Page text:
Iran, Terrorism, and Weapons of Mass Destruction
[ Page 169 ]
Since the Islamic Revolution in 1979, Iran has been one of the world's most active sponsors of terrorism. Tehran has armed, trained, financed, inspired, organized, and otherwise supported dozens of violent groups over the years. Iran has backed not only groups in its Persian Gulf neighborhood, but also terrorists and radicals in Lebanon, the Palestinian territories, Bosnia, the Philippines, and elsewhere. This support remains strong even today: the U.S. government regularly contends that Iran is tied to an array of radical groups in Iraq. Yet despite Iran's very real support for terrorism for more than the last 25 years and its possession of chemical weapons for over 15 years, Tehran has not transferred unconventional systems to terrorists. Iran is likely to continue this restraint and not transfer chemical, biological, or nuclear weapons for several reasons. First, providing terrorists with such unconventional weapons offers Iran few tactical advantages as these groups are able to operate effectively with existing methods and weapons. Second, Iran has become more cautious in its backing of terrorists in recent years. And third, it is highly aware that any major escalation in its support for terrorism would incur U.S. wrath and international condemnation.
[ Page 179 ]
Tehran has also sought at least a degree of deniability in its use of terrorism—a reason it often works through the Lebanese Hizballah to this day when backing terrorists. As Iran expert Kenneth Pollack notes, a chemical or biological attack (to say nothing of a nuclear strike) would lead the victim to respond with full force almost immediately. The use of proxies or cutouts would not shield Iran from retaliation.September 11 has also had a limiting effect. The attacks occurred over a year after the Israeli withdrawal from Lebanon. The tremendous worldwide concern about terrorism, and the active U.S. campaign against Al Qaeda, made Iran's proxies cautious about any attacks that would lead them to be compared to Al Qaeda.Nor do Iran's favored proxies actively seek weapons of mass destruction as does Al Qaeda. They appear to recognize the "red line" drawn by the United States and other powers with regard to terrorist use of these weapons. Moreover, their current tactics and systems enable them to inflict considerable casualties. Indeed, some of the more available types of chemical and biological agents would be difficult for even a skilled terrorist group to use to inflict mass casualties, although the psychological impact would be considerable from even a limited attack with unconventional weapons.Tehran is not likely to change its behavior on this score except in the most extreme circumstances. Traditional terrorist tactics such as assassinations and truck bombs have proven effective for Tehran. Only in the event of a truly grave threat such as an invasion of Iran would many of Tehran's traditional cautions go out the window.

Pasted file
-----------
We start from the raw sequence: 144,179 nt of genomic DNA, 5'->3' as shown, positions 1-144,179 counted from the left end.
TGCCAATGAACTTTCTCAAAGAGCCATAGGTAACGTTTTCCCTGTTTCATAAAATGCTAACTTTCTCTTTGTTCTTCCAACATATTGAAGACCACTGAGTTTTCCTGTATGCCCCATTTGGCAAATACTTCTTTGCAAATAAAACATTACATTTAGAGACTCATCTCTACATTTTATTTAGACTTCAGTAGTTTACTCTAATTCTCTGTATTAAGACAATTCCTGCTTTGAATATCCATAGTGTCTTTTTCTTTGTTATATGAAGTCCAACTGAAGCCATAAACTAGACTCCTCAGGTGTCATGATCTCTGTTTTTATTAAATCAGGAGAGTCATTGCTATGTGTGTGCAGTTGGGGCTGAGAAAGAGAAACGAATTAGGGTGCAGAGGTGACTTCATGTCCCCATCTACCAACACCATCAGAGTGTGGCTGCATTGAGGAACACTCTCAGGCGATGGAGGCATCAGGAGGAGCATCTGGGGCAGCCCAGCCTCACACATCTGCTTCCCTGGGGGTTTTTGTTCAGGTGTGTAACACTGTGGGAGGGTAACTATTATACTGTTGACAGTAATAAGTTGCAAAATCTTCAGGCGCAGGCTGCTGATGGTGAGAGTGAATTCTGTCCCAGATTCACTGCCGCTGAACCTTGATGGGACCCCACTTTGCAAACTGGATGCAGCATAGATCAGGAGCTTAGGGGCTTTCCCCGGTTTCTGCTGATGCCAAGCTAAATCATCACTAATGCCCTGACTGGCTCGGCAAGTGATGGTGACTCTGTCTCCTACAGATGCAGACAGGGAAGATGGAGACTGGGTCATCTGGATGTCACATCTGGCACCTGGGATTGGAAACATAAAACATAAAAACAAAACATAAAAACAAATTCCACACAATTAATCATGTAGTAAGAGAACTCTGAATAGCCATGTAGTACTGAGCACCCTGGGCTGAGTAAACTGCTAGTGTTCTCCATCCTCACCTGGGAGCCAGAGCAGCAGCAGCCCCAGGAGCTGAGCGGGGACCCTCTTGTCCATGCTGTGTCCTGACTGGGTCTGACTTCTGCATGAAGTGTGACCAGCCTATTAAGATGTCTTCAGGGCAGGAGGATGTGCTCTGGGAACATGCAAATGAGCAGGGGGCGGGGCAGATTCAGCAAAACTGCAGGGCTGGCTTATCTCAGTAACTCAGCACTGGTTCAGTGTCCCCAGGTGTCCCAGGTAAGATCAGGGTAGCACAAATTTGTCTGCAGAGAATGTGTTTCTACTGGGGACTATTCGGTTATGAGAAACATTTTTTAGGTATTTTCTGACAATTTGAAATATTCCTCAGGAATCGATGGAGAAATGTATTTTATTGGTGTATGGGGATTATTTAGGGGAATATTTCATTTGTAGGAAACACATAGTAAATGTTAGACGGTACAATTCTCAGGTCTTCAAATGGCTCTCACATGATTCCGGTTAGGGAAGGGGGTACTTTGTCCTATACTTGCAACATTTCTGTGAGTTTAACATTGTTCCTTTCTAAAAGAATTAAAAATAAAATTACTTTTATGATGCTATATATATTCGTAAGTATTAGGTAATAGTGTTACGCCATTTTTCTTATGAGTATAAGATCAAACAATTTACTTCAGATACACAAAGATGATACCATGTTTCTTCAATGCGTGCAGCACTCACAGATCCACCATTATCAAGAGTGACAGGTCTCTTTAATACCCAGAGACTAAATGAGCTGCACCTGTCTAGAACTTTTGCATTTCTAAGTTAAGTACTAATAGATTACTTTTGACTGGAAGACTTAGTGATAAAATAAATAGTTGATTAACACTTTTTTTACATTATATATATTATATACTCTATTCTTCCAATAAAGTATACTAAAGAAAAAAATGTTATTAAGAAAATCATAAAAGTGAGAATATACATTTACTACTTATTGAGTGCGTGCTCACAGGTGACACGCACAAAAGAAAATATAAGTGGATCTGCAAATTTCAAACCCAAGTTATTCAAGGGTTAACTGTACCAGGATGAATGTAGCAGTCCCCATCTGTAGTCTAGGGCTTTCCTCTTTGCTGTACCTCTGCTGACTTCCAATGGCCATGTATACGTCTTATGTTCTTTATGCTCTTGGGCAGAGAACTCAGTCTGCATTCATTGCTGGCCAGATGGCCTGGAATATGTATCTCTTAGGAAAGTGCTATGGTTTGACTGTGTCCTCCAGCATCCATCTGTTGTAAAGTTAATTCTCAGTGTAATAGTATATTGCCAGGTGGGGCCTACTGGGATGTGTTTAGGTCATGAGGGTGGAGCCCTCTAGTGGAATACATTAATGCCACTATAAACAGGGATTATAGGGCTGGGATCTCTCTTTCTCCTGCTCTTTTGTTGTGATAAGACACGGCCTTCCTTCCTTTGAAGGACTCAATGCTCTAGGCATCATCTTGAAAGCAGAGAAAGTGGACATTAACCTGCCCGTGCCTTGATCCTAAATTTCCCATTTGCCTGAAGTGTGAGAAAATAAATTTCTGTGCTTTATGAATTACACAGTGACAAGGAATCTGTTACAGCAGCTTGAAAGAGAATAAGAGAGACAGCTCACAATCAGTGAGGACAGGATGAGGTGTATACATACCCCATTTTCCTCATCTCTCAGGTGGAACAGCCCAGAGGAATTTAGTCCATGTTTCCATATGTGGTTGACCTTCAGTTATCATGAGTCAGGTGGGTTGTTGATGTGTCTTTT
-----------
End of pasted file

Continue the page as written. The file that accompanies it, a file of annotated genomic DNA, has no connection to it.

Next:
[ Page 178 ]
Iran was able to resist sanctions for several reasons. First, and most importantly, the costs were manageable, allowing Iran to offset much of the potential damage. Although the United States was a major market for Iranian products, Tehran diversified its trade partners and worked through third countries to reach the United States. Second, Iran'smajor export—oil—is in essence a global commodity, and the cutoff of one market to one supplier has no significant impact on a country's ability to gain the maximize price for its exports. Because Iran's regime depended for legitimacy on Islamic radicalism and Persian nationalism, both of which opposed any perceived kowtowing to Washington, the costs of complying with U.S. pressure were considerable. Iranian leaders risked being branded as puppets of the United States if they gave into U.S. pressure, a particularly heavy charge as the regime came to power in part on a wave of anti-Americanism. The consolidation of conservative power in Iran in recent years, symbolized by the election in June of Mahmoud Ahmadinejad as Iran's new president, will only worsen this problem. The cost to the United States was also considerable. Sanctions, of course, meant that U.S. companies lost trade and investment opportunities. Indirect sanctions proved particularly costly. ILSA led to vociferous protests from European and other governments.
[ Page 178 ]
Although unsuccessful in stopping terrorism, the range of U.S. sanctions did hurt Iran considerably. Financial pressure, in particular Washington's successful efforts to block IMF and World Bank funding to Iran, made Iran's debt crisis more debilitating. Until the 1998 waiver for Total, ILSA also discouraged foreign investment, which along with other sanctions delayed the development of Iran's dilapidated oil infrastructure. Meghan O'Sullivan, however, contends that sanctions are only a small part of the explanation for Iran's economic morass. She notes that the plunge in the price of oil (in the 1980s and 1990s), along with the war with Iraq, and political mismanagement would have led to a crisis in any event.Although the economic impact of sanctions on Iran was damaging, it did not affect the political orientation of the regime, particularly with regard to terrorism. Iran did shift its terrorism away from Europe and the Gulf and toward Israel, but this shift did not advance, and arguably set back, overall U.S. objectives. Moreover, the sanctions increased Iran's hostility toward the United States, enabling the regime to cite sanctions as "proof" that Washington sought to crush the Islamic revolution.